Op-Ed

Post & Beam's well-seasoned restaurateur, Brad Johnson

He has cut the ribbon on some flashy restaurants in his native New York and in Los Angeles; now his foray into L.A.'s best-known black middle-class neighborhood gives him food for thought.

Brad Johnson

Brad Johnson is a restaurateur and the owner of Post & Beam in Baldwin Hills. (Lawrence K. Ho / Los Angeles Times / June 18, 2012)

Foodies tend to move like flocks of birds, swarming a chic eatery, and then — swoop — off to the next. One of their newer perches in Los Angeles is in a part of town that hasn't had much of the food spotlight. Post & Beam opened on New Year's Evein Baldwin Hills, an area with as many economic ups and downs as the hills and canyons that give the neighborhood its name. Restaurateur Brad Johnson has cut the ribbon on some flashy restaurants in his native New York and in Los Angeles; now his foray into L.A.'s best-known black middle-class neighborhood gives him food for thought.

What's with the name? Fork & Plate I might expect, but Post & Beam?

"Post and beam" is one of the oldest forms of architecture, and was revived in mid-century. There's a lot of that around here — Ladera Heights, View Park, Inglewood. I love that period and the whole idea of form following function and simplicity. I'm a child of the '50s. I still have my dad's Eames chair.

Your dad was in the restaurant business too.

This was cause for amusement whenever I had to fill out an application with my parents' name and occupation. My dad's name was Howard Johnson, and I'd put, "Howard Johnson, restaurateur," and people would be, the Howard Johnson? And I'd say, yeah, the Howard Johnson but maybe not that Howard Johnson.

He purchased a restaurant in Manhattan in 1972, the Cellar, from a gentleman who thought the clientele had become too black. It was at 95th and Columbus. It was typical bistro food — chef salad, shrimp scampi, French onion soup, very hip in the '70s. My dad had a lot of charisma and had really good taste; he was the first African American clothing salesman for Paul Stuart. The restaurant became a real landmark for the African American community. That's where I grew up and started as dishwasher, busser, bartender. He said, "You have to earn some money, son!"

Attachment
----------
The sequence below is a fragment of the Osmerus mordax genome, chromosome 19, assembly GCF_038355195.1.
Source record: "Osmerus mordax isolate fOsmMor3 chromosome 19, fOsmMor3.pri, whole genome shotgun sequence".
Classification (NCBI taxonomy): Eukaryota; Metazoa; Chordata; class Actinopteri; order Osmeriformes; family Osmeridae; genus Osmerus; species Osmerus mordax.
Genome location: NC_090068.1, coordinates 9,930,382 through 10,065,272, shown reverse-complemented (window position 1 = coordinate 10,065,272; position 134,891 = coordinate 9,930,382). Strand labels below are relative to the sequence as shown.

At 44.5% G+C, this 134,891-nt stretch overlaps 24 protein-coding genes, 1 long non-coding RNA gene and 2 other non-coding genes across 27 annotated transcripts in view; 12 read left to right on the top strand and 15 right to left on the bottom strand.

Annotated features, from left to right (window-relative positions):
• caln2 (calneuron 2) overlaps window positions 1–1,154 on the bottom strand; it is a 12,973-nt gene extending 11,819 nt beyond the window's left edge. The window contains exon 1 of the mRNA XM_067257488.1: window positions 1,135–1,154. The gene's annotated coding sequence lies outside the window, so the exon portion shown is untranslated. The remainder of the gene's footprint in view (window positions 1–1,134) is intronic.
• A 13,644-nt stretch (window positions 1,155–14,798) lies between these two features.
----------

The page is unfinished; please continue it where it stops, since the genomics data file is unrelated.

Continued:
I went to college and studied hotel and restaurant management. I had a basketball scholarship at U Mass, and they happened to have a really good program.

So, Amherst then. Are you an Emily Dickinson fan?

No — Robert Frost!

What kind of food did you eat growing up?

My mom is Italian, my dad African American. He died five years ago. They grew up in Hartford, Conn., and worked at the same department store in the early 1950s. They risked a lot to say hello, much less hold hands and go out on a date.

We ate a mix of my mom's food, which is lasagna, all those Italian staples, and the food she learned to cook from my dad's family from Georgia. Wonder Bread, iceberg lettuce, fried chicken, spaghetti — the basics. We were very much an American family of the '50s and '60s. My mom still cooks the lasagna she made when I was 10. She works our host desk Mondays and Tuesdays for lunch; kisses and hugs everyone who walks through the door.

When did you strike out on your own in the business?

[A restaurant called] Memphis, on the Upper West Side, with New Orleans-style food. We had no name out front because we ran out of money. Gael Greene, the New York magazine restaurant critic, mentioned in her review that limousines were double-parked down Columbus Avenue in front of this place with no sign, and we thought, great, let's stick to that! I decided to give L.A. a try, so I came here in '89.

How did you start here?

Debbie Allen and Norm Nixon were friends of mine. I played basketball against Norm when he was at Duquesne. Before I moved here, they said, "We'll help you find investors." Elie Samaha, the producer, and I became partners at a nightclub [on Sunset] called Roxbury in 1989.

Then I did Georgia, a Southern restaurant on Melrose, and Norm and Debbie were partners of mine. BLT Steak [in West Hollywood] opened about five or six years ago, at the old Le Dome location on Sunset. Before that was the restaurant on the top floor of [what was] the Transamerica building. I opened a bar at the Venetian Hotel [in Las Vegas], which is still in operation.

You're a restaurateur but not a chef yourself?

I cook a little at home — turkey burgers, really, really simple stuff. I'm not going to pretend.

Restaurants are very iffy propositions. Some restaurants go on for decades, like your father's. Others seem doomed from the moment they serve the first meal.

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